This album is so much more than a socially conscious album by song number seven.  No Suh Foster reminds me of a modern day member of Last Poets or Gil Scott-Heron. In a way he connects three generations of social political rap from Gil to Common to now. He speaks to a whole new generation. Although we can’t erase or eliminate popular rap culture we are reluctant to have someone who is not promoting misogyny or degrading his race. In every way he seems to be pushing the artistic creativity of those things that can be found around us. This man could find a diamond in the rough.  Here he is standing across the street from the church, standing across from the cornerstone of the community. The beauty across the street from the church should be seen through our eyes as nothing more than motivation from now on. We are witnessing a Prophet in his element.


DEN OF THIEVES: No Suh Foster continues to push the limit with his addition of surrounding culture when opening “Den of Thieves” with a sermon. The beat drops and he brings it back with a complicated melody over the sermon. I’m not interested.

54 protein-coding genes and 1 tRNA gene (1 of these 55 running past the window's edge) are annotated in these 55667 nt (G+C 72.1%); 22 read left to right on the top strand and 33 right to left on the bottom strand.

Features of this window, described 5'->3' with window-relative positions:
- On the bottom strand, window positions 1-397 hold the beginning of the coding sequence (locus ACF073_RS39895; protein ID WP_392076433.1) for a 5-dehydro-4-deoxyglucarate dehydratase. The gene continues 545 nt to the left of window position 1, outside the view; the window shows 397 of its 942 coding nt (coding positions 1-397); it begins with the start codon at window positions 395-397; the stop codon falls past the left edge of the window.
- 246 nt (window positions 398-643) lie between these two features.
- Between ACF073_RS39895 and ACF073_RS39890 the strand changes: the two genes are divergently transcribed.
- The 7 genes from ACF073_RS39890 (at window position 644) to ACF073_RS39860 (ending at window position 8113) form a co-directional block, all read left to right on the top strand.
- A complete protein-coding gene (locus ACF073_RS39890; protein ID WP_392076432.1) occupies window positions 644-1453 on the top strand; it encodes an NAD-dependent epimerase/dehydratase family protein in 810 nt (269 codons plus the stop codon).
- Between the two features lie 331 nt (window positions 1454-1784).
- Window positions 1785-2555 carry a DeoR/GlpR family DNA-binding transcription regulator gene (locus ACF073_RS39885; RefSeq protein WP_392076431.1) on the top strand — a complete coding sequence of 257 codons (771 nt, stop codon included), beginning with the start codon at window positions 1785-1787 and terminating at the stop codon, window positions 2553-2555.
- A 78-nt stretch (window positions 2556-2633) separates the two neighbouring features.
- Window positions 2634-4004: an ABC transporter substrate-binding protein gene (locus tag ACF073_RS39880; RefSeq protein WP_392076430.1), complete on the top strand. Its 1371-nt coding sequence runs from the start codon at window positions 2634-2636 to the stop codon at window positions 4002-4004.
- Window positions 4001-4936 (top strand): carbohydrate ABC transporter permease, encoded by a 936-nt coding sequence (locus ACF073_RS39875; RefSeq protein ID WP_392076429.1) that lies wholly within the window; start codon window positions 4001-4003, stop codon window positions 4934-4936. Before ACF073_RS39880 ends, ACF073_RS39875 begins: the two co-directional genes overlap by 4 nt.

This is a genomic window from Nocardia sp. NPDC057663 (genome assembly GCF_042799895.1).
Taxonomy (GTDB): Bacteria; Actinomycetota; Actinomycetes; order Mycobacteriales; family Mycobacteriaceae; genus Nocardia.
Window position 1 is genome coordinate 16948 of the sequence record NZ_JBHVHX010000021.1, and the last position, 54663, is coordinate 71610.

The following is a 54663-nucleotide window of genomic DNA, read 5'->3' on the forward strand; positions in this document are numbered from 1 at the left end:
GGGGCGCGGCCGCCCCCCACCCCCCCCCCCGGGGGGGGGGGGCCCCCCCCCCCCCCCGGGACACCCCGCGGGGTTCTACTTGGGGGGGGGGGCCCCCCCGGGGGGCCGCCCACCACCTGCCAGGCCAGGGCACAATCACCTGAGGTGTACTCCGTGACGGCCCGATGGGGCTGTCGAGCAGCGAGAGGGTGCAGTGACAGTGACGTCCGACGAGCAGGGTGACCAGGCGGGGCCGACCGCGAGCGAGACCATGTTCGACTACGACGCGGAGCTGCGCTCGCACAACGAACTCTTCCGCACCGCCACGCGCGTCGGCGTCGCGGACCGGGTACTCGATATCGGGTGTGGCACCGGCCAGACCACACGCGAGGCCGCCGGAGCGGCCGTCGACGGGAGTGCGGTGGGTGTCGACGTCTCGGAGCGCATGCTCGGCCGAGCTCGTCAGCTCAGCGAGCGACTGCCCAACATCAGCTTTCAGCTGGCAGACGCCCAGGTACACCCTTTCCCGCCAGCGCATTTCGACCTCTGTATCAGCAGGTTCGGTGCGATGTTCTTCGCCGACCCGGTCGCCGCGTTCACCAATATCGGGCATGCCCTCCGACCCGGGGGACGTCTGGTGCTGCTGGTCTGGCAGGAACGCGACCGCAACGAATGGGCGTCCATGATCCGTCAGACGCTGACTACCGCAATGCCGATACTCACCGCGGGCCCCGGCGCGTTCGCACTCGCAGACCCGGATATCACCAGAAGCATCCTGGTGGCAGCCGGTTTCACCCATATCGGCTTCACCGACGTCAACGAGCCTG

Outta Town, Outta Mind is the pulse of the album. Everything you love about No Suh comes out. His quick and witty word play, his carefully sought out beat, and what some would call his humbled ego. Like a true prophet he conveys a message with clear and concise lyrics demanding respect from all who listen. We hear you No Suh loud and clear.


If I had a dollar for every broken promise shit I’d probably be/ richer than the nigga who den hit the lottery/Celebration cut short when you see they take they taxes in pain/Make you wonder if what you paid is worth more than what you gain    

What I found most interesting about this song is the fact it seems to be named after one of my favorite books Manchild in the Promised Land by Claude Brown. Especially since it conveys a similar message on urban life for the black male. Claude Brown so eloquently challenged us in the book Manchild in the Promised Land, by asking the question “Where does one run to when he’s already in the promise land”.  This book coincides with the chorus. The book exposed the violence and dead existence that plagued young people in Harlem. “Manchild” metaphorically symbolizing the poor black children whose innocence was stolen during their childhood. No Suh Foster speaks of the same innocence.

Chorus: These cynical thoughts got me searching for my innocence yall/its like these militant thoughts got me fighting for innocence yall/it’s like these critical thoughts got me questioning my innocence yall/so what am I to do/guess I’m a manchild in the promiseland.